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United Hatzalah’s Dov Maisel recounts the volunteer EMS operation in Israel

“Just try to wrap your thoughts around having 3, 4, 5, 10 gunshot wound patients thrown at you – at one or two medics with one ambulance.”

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On October 7, 2023, the Palestinian group Hamas launched a surprise attack on Israel at dawn during the Jewish holiday of Simchat Torah – with armed assailants breaching security barriers and a barrage of rockets fired from Gaza. The attack came 50 years and a day after Egyptian and Syrian forces launched an assault during the Jewish holiday of Yom Kippur in an effort to retrieve territory Israel had taken during a brief conflict in 1967.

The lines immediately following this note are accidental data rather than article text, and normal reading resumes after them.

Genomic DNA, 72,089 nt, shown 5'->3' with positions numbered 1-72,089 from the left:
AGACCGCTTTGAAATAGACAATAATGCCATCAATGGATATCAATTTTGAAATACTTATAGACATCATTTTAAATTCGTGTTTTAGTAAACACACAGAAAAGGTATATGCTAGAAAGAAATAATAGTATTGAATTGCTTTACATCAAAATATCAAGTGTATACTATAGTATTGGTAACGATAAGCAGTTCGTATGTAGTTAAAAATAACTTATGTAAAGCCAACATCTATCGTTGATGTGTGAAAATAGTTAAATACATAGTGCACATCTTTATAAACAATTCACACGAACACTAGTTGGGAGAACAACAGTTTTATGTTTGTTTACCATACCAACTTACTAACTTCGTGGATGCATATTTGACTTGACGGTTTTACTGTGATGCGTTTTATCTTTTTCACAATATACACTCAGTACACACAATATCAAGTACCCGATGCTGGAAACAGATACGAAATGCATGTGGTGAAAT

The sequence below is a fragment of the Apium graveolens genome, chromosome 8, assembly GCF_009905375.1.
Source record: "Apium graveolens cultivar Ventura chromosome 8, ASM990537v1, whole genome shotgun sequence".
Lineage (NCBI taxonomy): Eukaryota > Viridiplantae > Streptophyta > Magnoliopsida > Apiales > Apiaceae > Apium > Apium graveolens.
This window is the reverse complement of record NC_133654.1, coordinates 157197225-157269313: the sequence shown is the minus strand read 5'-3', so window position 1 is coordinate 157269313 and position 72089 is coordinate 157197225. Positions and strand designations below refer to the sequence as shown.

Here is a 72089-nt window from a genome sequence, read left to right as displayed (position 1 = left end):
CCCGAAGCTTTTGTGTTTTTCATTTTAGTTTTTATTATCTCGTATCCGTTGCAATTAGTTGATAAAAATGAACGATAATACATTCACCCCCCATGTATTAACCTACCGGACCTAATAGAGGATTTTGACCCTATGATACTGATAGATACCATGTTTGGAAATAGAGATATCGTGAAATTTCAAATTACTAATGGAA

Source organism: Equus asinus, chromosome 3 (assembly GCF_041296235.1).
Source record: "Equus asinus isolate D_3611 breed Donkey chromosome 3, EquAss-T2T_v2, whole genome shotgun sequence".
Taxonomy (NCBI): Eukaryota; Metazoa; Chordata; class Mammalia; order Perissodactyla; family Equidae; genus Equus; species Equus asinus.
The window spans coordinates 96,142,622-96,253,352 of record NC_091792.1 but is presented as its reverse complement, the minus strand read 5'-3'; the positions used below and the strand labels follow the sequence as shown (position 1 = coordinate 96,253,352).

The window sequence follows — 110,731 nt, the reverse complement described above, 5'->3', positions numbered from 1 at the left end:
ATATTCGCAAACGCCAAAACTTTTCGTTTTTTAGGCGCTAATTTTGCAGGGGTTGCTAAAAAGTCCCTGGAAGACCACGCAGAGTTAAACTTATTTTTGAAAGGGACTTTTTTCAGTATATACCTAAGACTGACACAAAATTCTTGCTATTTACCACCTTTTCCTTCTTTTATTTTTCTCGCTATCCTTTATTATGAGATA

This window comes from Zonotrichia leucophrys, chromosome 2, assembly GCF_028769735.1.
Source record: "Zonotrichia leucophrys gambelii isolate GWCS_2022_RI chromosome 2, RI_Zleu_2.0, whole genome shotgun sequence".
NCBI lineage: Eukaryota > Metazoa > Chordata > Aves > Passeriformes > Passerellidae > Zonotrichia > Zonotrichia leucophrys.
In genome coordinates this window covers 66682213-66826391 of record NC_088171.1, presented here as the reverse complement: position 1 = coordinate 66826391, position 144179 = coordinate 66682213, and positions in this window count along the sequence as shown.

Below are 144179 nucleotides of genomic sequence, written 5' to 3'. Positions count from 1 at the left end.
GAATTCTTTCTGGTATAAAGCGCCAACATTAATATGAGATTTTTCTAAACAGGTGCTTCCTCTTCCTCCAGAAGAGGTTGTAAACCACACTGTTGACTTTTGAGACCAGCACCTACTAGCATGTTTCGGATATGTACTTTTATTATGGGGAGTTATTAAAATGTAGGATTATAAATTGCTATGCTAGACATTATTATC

As the world has seen, terrorists entered Israel. Militants burst into houses, shooting residents begging for their lives and taking others – including women, children and the elderly – hostage, driving the terrified captives back into Gaza.

Operating as part of the initial and ongoing response to the events unfolding in Israel is United Hatzalah, a network of more than 6,500 EMS volunteers, with a fleet of emergency medical vehicles, who in peacetime, are able to respond to more than 2,000 medical emergencies per day in an average response time of less than 3 minutes (and in major cities, often less than 90 seconds). Since October 7, United Hatzalah has been pushed to its absolute limits and has expended the majority of its disposable medical equipment.

In this special edition of EMS One-Stop, Rob Lawrence speaks with Dov Maisel, United Hatzalah’s Vice President of Operations.

Donate to support United Hatzalah’s EMS response: United Hatzalah – Israel is at War | The Chesed Fund